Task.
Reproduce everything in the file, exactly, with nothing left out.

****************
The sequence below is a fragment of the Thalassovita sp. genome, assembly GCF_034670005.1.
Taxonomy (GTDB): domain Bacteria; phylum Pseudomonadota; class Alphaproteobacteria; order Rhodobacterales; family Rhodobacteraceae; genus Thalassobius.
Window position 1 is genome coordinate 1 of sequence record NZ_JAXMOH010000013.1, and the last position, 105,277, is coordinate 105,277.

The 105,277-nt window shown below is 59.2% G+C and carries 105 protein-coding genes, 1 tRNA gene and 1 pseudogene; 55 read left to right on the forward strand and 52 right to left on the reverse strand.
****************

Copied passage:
The sequence below is a fragment of the Thalassovita sp. genome, assembly GCF_034670005.1.
Taxonomy (GTDB): domain Bacteria; phylum Pseudomonadota; class Alphaproteobacteria; order Rhodobacterales; family Rhodobacteraceae; genus Thalassobius.
Window position 1 is genome coordinate 1 of sequence record NZ_JAXMOH010000013.1, and the last position, 105,277, is coordinate 105,277.

The 105,277-nt window shown below is 59.2% G+C and carries 105 protein-coding genes, 1 tRNA gene and 1 pseudogene; 55 read left to right on the forward strand and 52 right to left on the reverse strand.